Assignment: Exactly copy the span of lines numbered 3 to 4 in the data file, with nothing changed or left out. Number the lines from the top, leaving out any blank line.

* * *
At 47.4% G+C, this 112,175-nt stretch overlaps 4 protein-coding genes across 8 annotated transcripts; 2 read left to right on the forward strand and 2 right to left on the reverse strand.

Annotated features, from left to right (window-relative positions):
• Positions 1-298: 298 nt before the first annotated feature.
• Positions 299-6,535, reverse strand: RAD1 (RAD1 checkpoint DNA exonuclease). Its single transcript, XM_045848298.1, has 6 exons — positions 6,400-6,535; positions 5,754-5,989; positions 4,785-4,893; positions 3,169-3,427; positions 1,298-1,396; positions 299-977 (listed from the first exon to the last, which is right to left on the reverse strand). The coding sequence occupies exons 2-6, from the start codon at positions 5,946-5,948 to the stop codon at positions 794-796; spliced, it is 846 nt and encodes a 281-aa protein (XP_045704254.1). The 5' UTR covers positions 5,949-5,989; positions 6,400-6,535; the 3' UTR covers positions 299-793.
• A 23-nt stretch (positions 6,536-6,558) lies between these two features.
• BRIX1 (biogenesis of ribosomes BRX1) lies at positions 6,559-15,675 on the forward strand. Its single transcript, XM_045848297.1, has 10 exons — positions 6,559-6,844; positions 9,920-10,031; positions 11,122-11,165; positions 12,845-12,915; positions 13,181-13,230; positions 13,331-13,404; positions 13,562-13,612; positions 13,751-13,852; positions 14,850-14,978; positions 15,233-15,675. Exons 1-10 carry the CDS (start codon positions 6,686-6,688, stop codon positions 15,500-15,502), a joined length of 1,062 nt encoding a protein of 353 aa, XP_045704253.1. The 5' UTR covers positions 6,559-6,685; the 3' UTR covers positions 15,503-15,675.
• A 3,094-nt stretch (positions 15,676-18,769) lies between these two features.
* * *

• Positions 1-298: 298 nt before the first annotated feature.
• Positions 299-6,535, reverse strand: RAD1 (RAD1 checkpoint DNA exonuclease). Its single transcript, XM_045848298.1, has 6 exons — positions 6,400-6,535; positions 5,754-5,989; positions 4,785-4,893; positions 3,169-3,427; positions 1,298-1,396; positions 299-977 (listed from the first exon to the last, which is right to left on the reverse strand). The coding sequence occupies exons 2-6, from the start codon at positions 5,946-5,948 to the stop codon at positions 794-796; spliced, it is 846 nt and encodes a 281-aa protein (XP_045704254.1). The 5' UTR covers positions 5,949-5,989; positions 6,400-6,535; the 3' UTR covers positions 299-793.